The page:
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Theses Doctoral

Biological Nanowires: Integration of the silver(I) base pair into DNA with nanotechnological and synthetic biological applications

Vecchioni, Simon

Modern computing and mobile device technologies are now based on semiconductor technology with nanoscale components, i.e., nanoelectronics, and are used in an increasing variety of consumer, scientific, and space-based applications. This rise to global prevalence has been accompanied by a similarly precipitous rise in fabrication cost, toxicity, and technicality; and the vast majority of modern nanotechnology cannot be repaired in whole or in part. In combination with looming scaling limits, it is clear that there is a critical need for fabrication technologies that rely upon clean, inexpensive, and portable means; and the ideal nanoelectronics manufacturing facility would harness micro- and nanoscale fabrication and self-assembly techniques.

The field of molecular electronics has promised for the past two decades to fill fundamental gaps in modern, silicon-based, micro- and nanoelectronics; yet molecular electronic devices, in turn, have suffered from problems of size, dispersion and reproducibility. In parallel, advances in DNA nanotechnology over the past several decades have allowed for the design and assembly of nanoscale architectures with single-molecule precision, and indeed have been used as a basis for heteromaterial scaffolds, mechanically-active delivery mechanisms, and network assembly. The field has, however, suffered for lack of meaningful modularity in function: few designs to date interact with their surroundings in more than a mechanical manner.

As a material, DNA offers the promise of nanometer resolution, self-assembly, linear shape, and connectivity into branched architectures; while its biological origin offers information storage, enzyme-compatibility and the promise of biologically-inspired fabrication through synthetic biological means. Recent advances in DNA chemistry have isolated and characterized an orthogonal DNA base pair using standard nucleobases: by bridging the gap between mismatched cytosine nucleotides, silver(I) ions can be selectively incorporated into the DNA helix with atomic resolution. The goal of this thesis is to explore how this approach to “metallize” DNA can be combined with structural DNA nanotechnology as a step toward creating electronically-functional DNA networks.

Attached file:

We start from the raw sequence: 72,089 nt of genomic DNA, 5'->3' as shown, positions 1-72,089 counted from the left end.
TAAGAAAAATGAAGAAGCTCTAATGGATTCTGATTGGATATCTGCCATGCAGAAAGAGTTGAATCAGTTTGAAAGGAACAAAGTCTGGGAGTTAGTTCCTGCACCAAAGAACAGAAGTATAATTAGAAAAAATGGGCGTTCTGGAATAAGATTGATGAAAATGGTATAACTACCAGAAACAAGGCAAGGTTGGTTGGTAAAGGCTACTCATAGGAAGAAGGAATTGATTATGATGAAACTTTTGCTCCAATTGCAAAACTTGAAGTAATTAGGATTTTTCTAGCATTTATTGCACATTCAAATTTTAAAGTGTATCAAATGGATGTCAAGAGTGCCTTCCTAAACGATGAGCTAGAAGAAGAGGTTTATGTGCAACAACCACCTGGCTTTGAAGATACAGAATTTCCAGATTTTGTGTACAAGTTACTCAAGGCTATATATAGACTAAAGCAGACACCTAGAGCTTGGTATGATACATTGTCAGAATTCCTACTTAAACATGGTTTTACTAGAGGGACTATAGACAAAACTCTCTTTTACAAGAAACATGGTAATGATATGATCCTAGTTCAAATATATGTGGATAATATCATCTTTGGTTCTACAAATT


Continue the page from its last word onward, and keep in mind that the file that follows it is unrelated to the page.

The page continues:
This work begins with a survey of applications for such a transformative technology, including nanoelectronic component fabrication for low-resource and space-based applications. We then investigate the assembly of linear Ag+-functionalized DNA species using biochemical and structural analyses to gain an understanding of the kinetics, yield, morphology, and behavior of this orthogonal DNA base pair. After establishing a protocol for high yield assembly in the presence of varying Ag+ functionalization, we investigate these linear DNA species using electrical means. First a method of coupling orthogonal DNA to single-walled carbon nanotubes (SWCNTs) is explored for self-assembly into nanopatterned transistor devices. Then we carry out scanning tunneling microscope (STM) break junction experiments on short polycytosine, polycationic DNA duplexes and find increased molecular conductance of at least an order of magnitude relative to the most conductive DNA analog.

With an understanding of linear species from both a biochemical and nanoelectronic perspective, we investigate the assembly of nonlinear Ag+-functionalized DNA species. Using rational design principles gathered from the analysis of linear species, a de novo mathematical framework for understanding generalized DNA networks is developed. This provides the basis for a computational model built in Matlab that is able to design DNA networks and nanostructures using arbitrary base parity. In this way, DNA nanostructures are able to be designed using the dC:Ag+:dC base pair, as well as any similar nucleobase or DNA-inspired system (dT:Hg2+:dT, rA:rU, G4, XNA, LNA, PNA, etc.). With this foundation, three general classes of DNA tiles are designed with embedded nanowire elements: single crossover Holliday junction (HJ) tiles, T-junction (TJ) units, and double crossover (DX) tile pairs and structures. A library of orthogonal chemistry DNA nanotechnology is described, and future applications to nanomaterials and circuit architectures are discussed.

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More About This Work

Academic Units
Biomedical Engineering
Thesis Advisors
Hess, Henry S.
Degree
Ph.D., Columbia University
Published Here
September 27, 2019
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